The November 2013 climate change negotiations in Warsaw made headlines around the world when the Philippines linked Typhoon Haiyan to the failure of the international community to take effective action on climate change.  The head of the Philippines delegation, Naderev ‘Yeb’ Saño, received a standing ovation after an emotional address in which he pledged to fast for the duration of the 19th Conference of Parties (CoP), until ‘we stop this madness.’ This extreme action demonstrated the urgency of the issues presented at the CoP, and a desire among many of the delegations to take concrete action in Warsaw to effect profound change on the climate. However, despite Saño’s action, the madness has not been stopped.

Image courtesy of UNFCC, © 2013, some rights reserved.

Image courtesy of UNFCC, © 2013, some rights reserved.

The 19th meeting of the CoP had several issues on the agenda, most significantly plans to replace the soon-to-expire Kyoto Protocol. Despite the constant warnings about the threat of a warming planet, countries still struggle to reach consensus decisions in the current international system. Is it time to move away from the classic bureaucratic model of the UN and seek a solution that is truly in the best interests of our planet? More importantly, what would an alternative system look like?

The Conference of Parties is the governing body of the United Nations Framework Convention on Climate Change (UNFCCC), an annual meeting that allows states to evaluate progress on the global goal to stabilize greenhouse gas concentrations in the atmosphere. The UNFCCC was negotiated at the Earth Summit in Rio de Janeiro in June 1992, and marked a significant step towards taking accountability for anthropogenic harm to the climate. The legally non-binding UNFCC seeks to negotiate specific protocols to set national limits of greenhouse gas emissions and provide incentives for reduction programs.

Most famously, the Kyoto Protocol to the UNFCCC sought to set internationally binding emission reduction targets, while focusing on the principle of ‘common but differentiated responsibility, – in other words, the ‘polluter pays’ for damage to the climate system. The division between Annex I (developed) and non-Annex I (developing) Parties of the Convention created a dangerous precedent for responsibility to rest solely on developed countries. This was further enshrined in the ‘loss and damage’ funds legislation created at the last round of climate change talks in Doha in December 2012.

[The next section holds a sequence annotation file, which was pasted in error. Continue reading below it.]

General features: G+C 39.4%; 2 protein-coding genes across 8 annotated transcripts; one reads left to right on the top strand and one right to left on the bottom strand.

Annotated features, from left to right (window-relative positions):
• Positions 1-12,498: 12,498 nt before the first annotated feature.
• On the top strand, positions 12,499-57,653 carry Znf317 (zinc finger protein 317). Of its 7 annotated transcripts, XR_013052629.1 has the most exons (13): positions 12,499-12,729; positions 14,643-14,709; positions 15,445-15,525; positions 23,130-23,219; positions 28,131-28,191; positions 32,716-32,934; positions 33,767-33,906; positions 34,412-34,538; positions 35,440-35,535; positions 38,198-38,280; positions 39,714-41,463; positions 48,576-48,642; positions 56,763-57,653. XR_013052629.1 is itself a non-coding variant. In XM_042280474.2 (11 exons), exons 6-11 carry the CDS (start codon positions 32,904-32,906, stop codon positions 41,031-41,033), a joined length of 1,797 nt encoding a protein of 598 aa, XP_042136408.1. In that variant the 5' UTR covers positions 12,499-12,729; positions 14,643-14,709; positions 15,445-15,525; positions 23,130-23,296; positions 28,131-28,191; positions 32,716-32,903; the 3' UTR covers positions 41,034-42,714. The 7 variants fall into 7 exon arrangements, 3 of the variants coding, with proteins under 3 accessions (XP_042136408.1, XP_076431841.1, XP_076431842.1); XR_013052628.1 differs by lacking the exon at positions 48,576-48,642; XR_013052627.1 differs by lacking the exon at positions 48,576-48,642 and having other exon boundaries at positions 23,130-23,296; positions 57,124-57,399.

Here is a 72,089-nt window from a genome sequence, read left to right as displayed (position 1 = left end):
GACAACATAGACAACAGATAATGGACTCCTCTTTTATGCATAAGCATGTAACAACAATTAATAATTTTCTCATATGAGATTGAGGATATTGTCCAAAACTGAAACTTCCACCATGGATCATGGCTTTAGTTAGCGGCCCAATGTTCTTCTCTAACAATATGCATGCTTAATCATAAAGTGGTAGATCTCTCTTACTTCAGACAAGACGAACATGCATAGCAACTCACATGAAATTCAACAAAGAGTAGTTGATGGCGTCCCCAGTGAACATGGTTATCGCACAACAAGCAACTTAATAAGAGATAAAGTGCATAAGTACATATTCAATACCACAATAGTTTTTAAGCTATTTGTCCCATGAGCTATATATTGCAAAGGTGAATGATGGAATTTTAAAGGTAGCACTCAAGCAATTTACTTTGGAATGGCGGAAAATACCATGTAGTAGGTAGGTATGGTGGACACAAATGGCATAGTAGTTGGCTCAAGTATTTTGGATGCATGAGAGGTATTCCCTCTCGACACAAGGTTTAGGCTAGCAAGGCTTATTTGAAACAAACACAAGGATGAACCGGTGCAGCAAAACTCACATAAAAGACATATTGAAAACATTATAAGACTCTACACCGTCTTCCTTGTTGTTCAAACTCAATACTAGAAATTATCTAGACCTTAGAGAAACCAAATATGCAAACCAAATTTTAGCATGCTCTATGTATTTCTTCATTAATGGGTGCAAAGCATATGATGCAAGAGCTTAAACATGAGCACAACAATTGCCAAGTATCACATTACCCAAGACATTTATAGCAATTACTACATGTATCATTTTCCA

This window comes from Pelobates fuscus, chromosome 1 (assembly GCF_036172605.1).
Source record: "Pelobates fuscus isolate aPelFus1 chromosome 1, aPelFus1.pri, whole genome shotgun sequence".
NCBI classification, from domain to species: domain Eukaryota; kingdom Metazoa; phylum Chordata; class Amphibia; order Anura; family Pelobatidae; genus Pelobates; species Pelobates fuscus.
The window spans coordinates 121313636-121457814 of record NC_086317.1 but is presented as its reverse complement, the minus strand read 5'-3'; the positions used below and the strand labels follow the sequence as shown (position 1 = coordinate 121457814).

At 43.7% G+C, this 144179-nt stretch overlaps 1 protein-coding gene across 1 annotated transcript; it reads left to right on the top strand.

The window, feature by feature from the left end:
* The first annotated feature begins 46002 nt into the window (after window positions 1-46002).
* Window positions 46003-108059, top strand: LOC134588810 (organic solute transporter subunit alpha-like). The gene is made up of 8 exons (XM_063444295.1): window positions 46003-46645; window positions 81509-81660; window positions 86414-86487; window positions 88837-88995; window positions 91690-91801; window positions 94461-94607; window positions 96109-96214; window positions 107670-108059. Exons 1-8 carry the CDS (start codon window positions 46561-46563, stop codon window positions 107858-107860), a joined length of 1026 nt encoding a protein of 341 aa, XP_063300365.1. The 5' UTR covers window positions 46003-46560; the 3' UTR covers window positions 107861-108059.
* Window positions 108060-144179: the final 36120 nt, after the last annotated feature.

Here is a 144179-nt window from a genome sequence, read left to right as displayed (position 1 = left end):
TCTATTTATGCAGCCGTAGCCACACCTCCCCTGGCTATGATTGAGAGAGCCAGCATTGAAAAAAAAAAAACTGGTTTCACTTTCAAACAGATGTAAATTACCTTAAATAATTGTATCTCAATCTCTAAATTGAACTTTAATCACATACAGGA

The issue of the divide between developed and developing nations and the appropriation of emissions reductions targets continued to be pervasive at Warsaw, with the Group 77 of developing countries and China walking out of the negotiations in reaction to the refusal of many developed countries to accept full responsibility for climate change. There was fierce opposition from China, India and Venezuela, among many other developing countries, who bitterly opposed signing an agreement to curb their emissions before the next CoP in Paris in 2015, and fought to replace the wording of the pathway document from the ‘commitments’ of parties to a more ambiguous and flexible ‘contributions’.[1] While the arguments to divide responsibility between historic and more recent emitters are valid, it seems irresponsible to argue over definitions of responsibility while our climate continues to be devastated by the onslaught of largely unregulated greenhouse gas emissions. While it is incredibly difficult to balance largely new economic development with the normative pressure of ecologic consciousness, it is not in the best interests of our planet to give in to developing countries demands’ that they get a ‘free pass’ on polluting. Rather, as set out in the Clean Development Mechanism of the Kyoto Protocol, it might be a more practical solution to create a scheme to have developed countries partially fund much-needed emission-reduction projects in developing countries, while the latter slowly begin to allocate more funding to these important schemes.